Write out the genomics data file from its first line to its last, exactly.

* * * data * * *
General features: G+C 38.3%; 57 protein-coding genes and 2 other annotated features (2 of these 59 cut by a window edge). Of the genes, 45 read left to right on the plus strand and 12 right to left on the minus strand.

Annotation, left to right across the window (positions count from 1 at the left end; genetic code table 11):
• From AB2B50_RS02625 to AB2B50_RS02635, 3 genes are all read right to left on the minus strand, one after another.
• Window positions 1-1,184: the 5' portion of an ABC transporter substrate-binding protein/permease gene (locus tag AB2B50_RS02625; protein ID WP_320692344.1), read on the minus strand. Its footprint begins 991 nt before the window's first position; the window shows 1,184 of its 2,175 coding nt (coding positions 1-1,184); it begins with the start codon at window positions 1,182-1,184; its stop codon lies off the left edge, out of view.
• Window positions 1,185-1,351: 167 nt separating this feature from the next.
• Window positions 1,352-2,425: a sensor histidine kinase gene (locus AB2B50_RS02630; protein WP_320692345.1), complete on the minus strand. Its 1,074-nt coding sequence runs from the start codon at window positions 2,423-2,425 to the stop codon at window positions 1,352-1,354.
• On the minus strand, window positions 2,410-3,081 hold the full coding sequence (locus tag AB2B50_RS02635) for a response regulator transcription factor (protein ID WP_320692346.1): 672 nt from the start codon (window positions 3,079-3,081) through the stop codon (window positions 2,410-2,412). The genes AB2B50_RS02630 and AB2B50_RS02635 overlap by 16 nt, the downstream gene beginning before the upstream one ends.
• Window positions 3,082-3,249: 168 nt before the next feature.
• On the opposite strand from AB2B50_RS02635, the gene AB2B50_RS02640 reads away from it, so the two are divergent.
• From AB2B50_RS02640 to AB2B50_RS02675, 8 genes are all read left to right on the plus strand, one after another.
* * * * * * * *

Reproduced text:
General features: G+C 38.3%; 57 protein-coding genes and 2 other annotated features (2 of these 59 cut by a window edge). Of the genes, 45 read left to right on the plus strand and 12 right to left on the minus strand.

Annotation, left to right across the window (positions count from 1 at the left end; genetic code table 11):
• From AB2B50_RS02625 to AB2B50_RS02635, 3 genes are all read right to left on the minus strand, one after another.
• Window positions 1-1,184: the 5' portion of an ABC transporter substrate-binding protein/permease gene (locus tag AB2B50_RS02625; protein ID WP_320692344.1), read on the minus strand. Its footprint begins 991 nt before the window's first position; the window shows 1,184 of its 2,175 coding nt (coding positions 1-1,184); it begins with the start codon at window positions 1,182-1,184; its stop codon lies off the left edge, out of view.
• Window positions 1,185-1,351: 167 nt separating this feature from the next.
• Window positions 1,352-2,425: a sensor histidine kinase gene (locus AB2B50_RS02630; protein WP_320692345.1), complete on the minus strand. Its 1,074-nt coding sequence runs from the start codon at window positions 2,423-2,425 to the stop codon at window positions 1,352-1,354.
• On the minus strand, window positions 2,410-3,081 hold the full coding sequence (locus tag AB2B50_RS02635) for a response regulator transcription factor (protein ID WP_320692346.1): 672 nt from the start codon (window positions 3,079-3,081) through the stop codon (window positions 2,410-2,412). The genes AB2B50_RS02630 and AB2B50_RS02635 overlap by 16 nt, the downstream gene beginning before the upstream one ends.
• Window positions 3,082-3,249: 168 nt before the next feature.
• On the opposite strand from AB2B50_RS02635, the gene AB2B50_RS02640 reads away from it, so the two are divergent.
• From AB2B50_RS02640 to AB2B50_RS02675, 8 genes are all read left to right on the plus strand, one after another.